The most potent medicine for mental health might be in your pantry
Food’s most profound effect on the brain is through its impact on your gut bacteria. Some foods promote the growth of helpful bacteria, while others inhibit this growth. Because of that effect, food is some of the most potent mental health medicine available, with dietary interventions sometimes achieving similar results to specifically engineered pharmaceuticals, at a fraction of the price and with few, if any, side effects.
On the other hand, food can also make you sad—certain food groups and eating patterns can have a negative effect on your gut microbiome and your mental health. Eating healthy, whole foods ensures that your brain is working at peak efficiency.
The idea of using food as medicine for mental health is central to nutritional psychiatry, and in my opinion, it’s crucial to finding meaningful, lasting solutions to mental health problems through simple and sustainable lifestyle changes.
We’ve come a long way since the seriously mentally ill were confined to asylums or hospitals without much understanding of their suffering. But mental health is still in a crisis. (More than 40 million Americans are dealing with a mental health concern—more than the populations of New York and Florida combined.) Mental disorders are among the most common and costly causes of disability. Depression and anxiety are on the rise. Suicide is a staple on lists of top causes of death, no matter what age-group. We’re in a mental health mess, no matter how many people are in denial about it. It has been challenging to find treatments that help people manage their moods, cognition, and stress levels.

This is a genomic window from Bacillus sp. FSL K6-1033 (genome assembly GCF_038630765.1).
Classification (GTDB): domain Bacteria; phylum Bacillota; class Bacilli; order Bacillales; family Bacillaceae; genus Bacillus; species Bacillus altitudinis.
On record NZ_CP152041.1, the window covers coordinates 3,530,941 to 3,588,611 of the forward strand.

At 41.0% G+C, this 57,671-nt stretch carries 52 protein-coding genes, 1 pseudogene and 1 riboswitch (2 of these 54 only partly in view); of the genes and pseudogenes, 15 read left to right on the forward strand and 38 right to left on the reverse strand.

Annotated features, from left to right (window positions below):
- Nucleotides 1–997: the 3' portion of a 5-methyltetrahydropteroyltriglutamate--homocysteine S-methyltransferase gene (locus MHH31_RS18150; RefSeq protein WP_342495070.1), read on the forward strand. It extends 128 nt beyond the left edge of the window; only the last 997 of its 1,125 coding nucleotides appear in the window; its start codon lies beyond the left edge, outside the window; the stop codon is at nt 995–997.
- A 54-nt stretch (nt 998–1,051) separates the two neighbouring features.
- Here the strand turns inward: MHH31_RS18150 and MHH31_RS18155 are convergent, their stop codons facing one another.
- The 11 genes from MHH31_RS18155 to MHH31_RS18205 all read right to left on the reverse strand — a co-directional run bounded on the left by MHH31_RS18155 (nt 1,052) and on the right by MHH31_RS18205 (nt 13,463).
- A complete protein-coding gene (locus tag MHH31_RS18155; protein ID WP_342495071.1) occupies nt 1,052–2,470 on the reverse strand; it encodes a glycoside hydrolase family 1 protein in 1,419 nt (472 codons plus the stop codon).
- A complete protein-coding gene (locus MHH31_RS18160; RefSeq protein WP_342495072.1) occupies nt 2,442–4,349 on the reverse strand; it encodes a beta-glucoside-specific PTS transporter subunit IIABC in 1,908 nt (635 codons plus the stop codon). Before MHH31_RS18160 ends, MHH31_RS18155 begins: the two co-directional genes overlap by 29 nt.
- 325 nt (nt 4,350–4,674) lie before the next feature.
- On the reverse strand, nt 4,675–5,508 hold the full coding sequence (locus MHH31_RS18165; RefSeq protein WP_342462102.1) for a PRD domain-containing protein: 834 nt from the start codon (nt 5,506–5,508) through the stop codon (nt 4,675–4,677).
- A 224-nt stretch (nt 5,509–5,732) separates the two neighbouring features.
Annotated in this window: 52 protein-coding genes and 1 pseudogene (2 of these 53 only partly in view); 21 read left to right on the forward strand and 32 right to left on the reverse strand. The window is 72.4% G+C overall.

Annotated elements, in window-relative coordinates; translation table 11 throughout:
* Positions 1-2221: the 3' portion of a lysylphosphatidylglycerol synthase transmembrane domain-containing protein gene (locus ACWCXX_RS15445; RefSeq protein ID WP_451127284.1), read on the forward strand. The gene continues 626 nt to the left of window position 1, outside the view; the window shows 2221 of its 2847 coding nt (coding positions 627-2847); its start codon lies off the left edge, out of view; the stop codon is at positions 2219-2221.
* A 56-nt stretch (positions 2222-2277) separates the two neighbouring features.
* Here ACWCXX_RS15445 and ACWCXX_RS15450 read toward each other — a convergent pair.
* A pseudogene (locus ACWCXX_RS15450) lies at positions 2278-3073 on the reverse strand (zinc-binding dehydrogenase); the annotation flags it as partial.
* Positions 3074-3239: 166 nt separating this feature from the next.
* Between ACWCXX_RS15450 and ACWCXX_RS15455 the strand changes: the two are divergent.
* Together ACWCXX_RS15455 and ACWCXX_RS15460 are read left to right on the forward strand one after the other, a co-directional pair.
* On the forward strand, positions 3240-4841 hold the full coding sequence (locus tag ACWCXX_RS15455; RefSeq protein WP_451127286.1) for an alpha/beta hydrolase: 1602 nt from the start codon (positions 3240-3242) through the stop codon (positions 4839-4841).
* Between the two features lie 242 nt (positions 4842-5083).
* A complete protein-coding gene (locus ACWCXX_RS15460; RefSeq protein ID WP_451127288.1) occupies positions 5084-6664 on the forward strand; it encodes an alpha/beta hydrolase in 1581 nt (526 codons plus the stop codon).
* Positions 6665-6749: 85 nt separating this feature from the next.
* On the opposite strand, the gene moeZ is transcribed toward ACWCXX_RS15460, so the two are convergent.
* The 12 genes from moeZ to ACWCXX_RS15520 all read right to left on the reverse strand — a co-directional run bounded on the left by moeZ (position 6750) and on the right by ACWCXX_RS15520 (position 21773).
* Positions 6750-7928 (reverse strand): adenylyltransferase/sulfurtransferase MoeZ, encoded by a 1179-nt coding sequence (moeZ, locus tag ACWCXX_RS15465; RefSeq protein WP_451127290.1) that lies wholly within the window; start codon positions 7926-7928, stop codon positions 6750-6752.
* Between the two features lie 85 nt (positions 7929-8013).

Historically, we turned to evidence-based medications and talk therapies that worked for specific conditions. For example, for someone who was depressed, we might have tried a selective serotonin reuptake inhibitor like Prozac. For someone who was panicky, we might have used cognitive behavioral therapy. Those kinds of treatments are still in wide use and can be effective. But for some people, the positive effects last only a short period of time, and they do not completely eliminate symptoms. Sometimes patients develop side effects from the medications and stop taking them. Other times they are afraid of becoming “dependent” on a medication and ask to be taken off it. Some patients who come to see me do not meet the criteria for a disorder such as depression or anxiety. They struggle with symptoms but not enough to warrant a medication intervention.
My own view of where we went wrong is this: Psychiatric diagnoses have no statistical validity, and the conditions have no biomarkers of specific diseases. “Diagnoses” are simply lists of symptoms. We assume that when a person presents with psychological symptoms, the problem rests solely in the brain. It is clear that other organs, such as the gut, play a role in how we think and feel. We need to examine the whole person and their lifestyle in order to better treat them.